Sheryl Woods battled aggressive cancer during the first lockdown.
Now a second lockdown means she, and potentially thousands of other patients, cannot get the health services she needs to tell him if he’s back.
Waikato’s woman was diagnosed with an aggressive form of breast cancer in late 2019.
“They operated and found that it had completely passed through my lymph nodes under my right arm. The lump in my breast was only a few inches, but it had affected six lymph nodes.
The 50-year-old did not need a mastectomy, but had six months of chemotherapy.
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“And then I also had five weeks of radiation therapy after the chemo. And among all that we had the first covid confinement, so my radiotherapy, I had to do on my own. You can imagine it was a pretty bad time.
Woods has now been taking a drug called tamoxifen for 10 years and requires a mammogram and an appointment with a specialist every 12 months.
There’s an 83% chance she’s still ten years old, but a key part is getting her annual mammogram and specialist exam due to the pressure Covid-19 is putting on the healthcare system.
Now late for his second mammogram, when Woods contacted Waikato Hospital for an appointment, there was none available.
“To be told by the reservations clerk, I’m sorry we’re so far behind, I can’t give you an appointment …”
“I explained to him, I have cancer. His exact words to me were “90 percent of people on the waiting list have cancer.”
Woods has learned that the cyberattack that hit Waikato DHB in May and then the Covid-19 lockdowns were the reasons for the delays.
“I’m sure to say I’m a little stressed out by all of this.
“They said we can always get you to have a mammogram, the problem is, as I understand it, I actually need a specialist to sit down with me to tell me what the mammogram says, and that’s what the delay is. “
Waikato DHB did not respond on time.
Woods is concerned about how quickly her cancer might progress.
“I had a clear mammogram less than 12 months before I was diagnosed with cancer, which tells you how quickly it progresses and how a few months can make a huge difference.”
The Breast Cancer Foundation estimates that at least 133 women across the country have no idea they have breast cancer right now,
The organization is “gravely concerned” for women who have not had a mammogram that would have diagnosed them during the current Covid-19 blockages.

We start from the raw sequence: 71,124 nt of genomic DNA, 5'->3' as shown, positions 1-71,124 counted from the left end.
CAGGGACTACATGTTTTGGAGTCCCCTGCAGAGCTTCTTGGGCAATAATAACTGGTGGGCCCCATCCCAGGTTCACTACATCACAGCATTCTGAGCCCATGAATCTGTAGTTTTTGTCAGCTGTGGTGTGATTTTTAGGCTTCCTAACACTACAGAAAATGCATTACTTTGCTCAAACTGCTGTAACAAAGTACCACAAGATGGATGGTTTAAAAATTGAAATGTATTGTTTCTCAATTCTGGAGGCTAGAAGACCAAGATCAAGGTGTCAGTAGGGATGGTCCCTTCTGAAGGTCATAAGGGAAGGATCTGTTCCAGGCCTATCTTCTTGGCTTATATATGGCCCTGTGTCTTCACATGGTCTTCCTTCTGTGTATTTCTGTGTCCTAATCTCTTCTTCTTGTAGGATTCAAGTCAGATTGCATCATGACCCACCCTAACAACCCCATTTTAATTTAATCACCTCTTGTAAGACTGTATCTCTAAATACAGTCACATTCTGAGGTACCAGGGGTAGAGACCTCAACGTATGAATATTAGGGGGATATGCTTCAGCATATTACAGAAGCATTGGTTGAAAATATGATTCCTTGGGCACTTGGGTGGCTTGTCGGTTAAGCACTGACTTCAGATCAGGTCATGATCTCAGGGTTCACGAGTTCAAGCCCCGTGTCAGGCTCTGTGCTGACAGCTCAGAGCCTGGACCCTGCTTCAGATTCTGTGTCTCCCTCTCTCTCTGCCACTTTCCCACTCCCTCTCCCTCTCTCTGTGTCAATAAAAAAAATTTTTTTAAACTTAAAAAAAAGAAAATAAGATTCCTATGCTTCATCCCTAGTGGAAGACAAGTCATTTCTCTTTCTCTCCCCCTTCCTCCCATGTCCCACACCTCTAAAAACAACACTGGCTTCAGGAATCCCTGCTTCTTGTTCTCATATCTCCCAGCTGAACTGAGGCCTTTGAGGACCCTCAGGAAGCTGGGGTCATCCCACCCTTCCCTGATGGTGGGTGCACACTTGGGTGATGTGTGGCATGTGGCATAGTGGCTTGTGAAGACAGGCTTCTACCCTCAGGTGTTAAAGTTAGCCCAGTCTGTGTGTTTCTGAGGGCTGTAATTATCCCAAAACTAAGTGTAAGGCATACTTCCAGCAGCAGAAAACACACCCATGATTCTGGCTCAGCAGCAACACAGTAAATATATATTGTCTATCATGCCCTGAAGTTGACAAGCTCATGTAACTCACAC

The number of undetected breast cancer cases is expected to rise as BreastScreen Aotearoa and private clinics grapple with the fallout from prolonged blockages.
Breast Cancer Foundation research director Adèle Gautier said there were problems accessing mammograms in some areas.
“We’re hearing from people who want their first mammogram and can’t get it, people who missed their mammograms because of covid and can’t make an appointment.
“And then there are the people in the follow-up time, which is a very worrying time … and then they are told that they can’t have it, it’s pretty scary for a patient.”
“Being told they don’t know how long the delay is is really unsettling for her and there has to be a plan to get everyone back.
“Breast cancer is the leading cause of death in New Zealand women under 65, so from our perspective it should never be put on the back burner, especially for someone who has already been diagnosed. breast cancer is not something that should be hijacked or put aside.
The Breast Cancer Foundation wants to see an immediate investment to get rid of the backlog linked to Covid.
A spokesperson for the Department of Health said appointments for breast cancer screening had been affected by Covid-19 and the Waikato DHB cyberattack.
Appointments were able to resume from alert level 3.
“All available meeting slots are reserved. Additional sessions are planned. The service is exploring the possibility of increasing the capacity to be able to screen more women. “
The ministry said Budget 21 allocates $ 10 million for the breast cancer screening program to cope with population growth and catch up with the number of screenings missed due to Covid-19 lockdowns.
“Additional funding was needed to catch up with appointments for women whose screening appointments were canceled or delayed. “
The ministry recognizes that restoring rates before the pandemic will take time and that a long-term goal may be more realistic than a short-term catch-up.
“This catching-up is not just a question of funding. This will require additional specialist staff and access to facilities. “